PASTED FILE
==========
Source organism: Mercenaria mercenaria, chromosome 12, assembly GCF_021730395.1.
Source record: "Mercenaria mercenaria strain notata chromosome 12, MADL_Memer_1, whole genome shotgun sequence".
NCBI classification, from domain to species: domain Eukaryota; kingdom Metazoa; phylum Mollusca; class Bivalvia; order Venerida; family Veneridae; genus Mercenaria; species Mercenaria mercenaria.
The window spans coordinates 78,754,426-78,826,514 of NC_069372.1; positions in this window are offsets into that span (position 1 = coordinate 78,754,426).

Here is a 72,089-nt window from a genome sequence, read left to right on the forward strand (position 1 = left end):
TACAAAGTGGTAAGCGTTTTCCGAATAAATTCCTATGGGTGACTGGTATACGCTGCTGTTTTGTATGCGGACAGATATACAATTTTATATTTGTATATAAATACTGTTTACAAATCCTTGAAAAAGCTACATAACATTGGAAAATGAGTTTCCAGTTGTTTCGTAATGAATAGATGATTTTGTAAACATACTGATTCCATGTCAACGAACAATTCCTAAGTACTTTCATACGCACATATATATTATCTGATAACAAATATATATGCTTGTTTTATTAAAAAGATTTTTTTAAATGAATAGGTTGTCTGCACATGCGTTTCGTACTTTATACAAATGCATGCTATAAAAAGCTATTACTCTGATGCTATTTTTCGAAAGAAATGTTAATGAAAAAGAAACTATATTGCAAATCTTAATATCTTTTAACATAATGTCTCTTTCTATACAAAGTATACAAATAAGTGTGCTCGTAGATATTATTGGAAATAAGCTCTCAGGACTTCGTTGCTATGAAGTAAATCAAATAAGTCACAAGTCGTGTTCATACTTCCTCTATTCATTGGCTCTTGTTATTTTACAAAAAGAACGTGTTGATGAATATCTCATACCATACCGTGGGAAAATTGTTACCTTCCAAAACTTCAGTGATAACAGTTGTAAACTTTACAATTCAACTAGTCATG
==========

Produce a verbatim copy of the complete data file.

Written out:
Source organism: Mercenaria mercenaria, chromosome 12, assembly GCF_021730395.1.
Source record: "Mercenaria mercenaria strain notata chromosome 12, MADL_Memer_1, whole genome shotgun sequence".
NCBI classification, from domain to species: domain Eukaryota; kingdom Metazoa; phylum Mollusca; class Bivalvia; order Venerida; family Veneridae; genus Mercenaria; species Mercenaria mercenaria.
The window spans coordinates 78,754,426-78,826,514 of NC_069372.1; positions in this window are offsets into that span (position 1 = coordinate 78,754,426).

Here is a 72,089-nt window from a genome sequence, read left to right on the forward strand (position 1 = left end):
TACAAAGTGGTAAGCGTTTTCCGAATAAATTCCTATGGGTGACTGGTATACGCTGCTGTTTTGTATGCGGACAGATATACAATTTTATATTTGTATATAAATACTGTTTACAAATCCTTGAAAAAGCTACATAACATTGGAAAATGAGTTTCCAGTTGTTTCGTAATGAATAGATGATTTTGTAAACATACTGATTCCATGTCAACGAACAATTCCTAAGTACTTTCATACGCACATATATATTATCTGATAACAAATATATATGCTTGTTTTATTAAAAAGATTTTTTTAAATGAATAGGTTGTCTGCACATGCGTTTCGTACTTTATACAAATGCATGCTATAAAAAGCTATTACTCTGATGCTATTTTTCGAAAGAAATGTTAATGAAAAAGAAACTATATTGCAAATCTTAATATCTTTTAACATAATGTCTCTTTCTATACAAAGTATACAAATAAGTGTGCTCGTAGATATTATTGGAAATAAGCTCTCAGGACTTCGTTGCTATGAAGTAAATCAAATAAGTCACAAGTCGTGTTCATACTTCCTCTATTCATTGGCTCTTGTTATTTTACAAAAAGAACGTGTTGATGAATATCTCATACCATACCGTGGGAAAATTGTTACCTTCCAAAACTTCAGTGATAACAGTTGTAAACTTTACAATTCAACTAGTCATG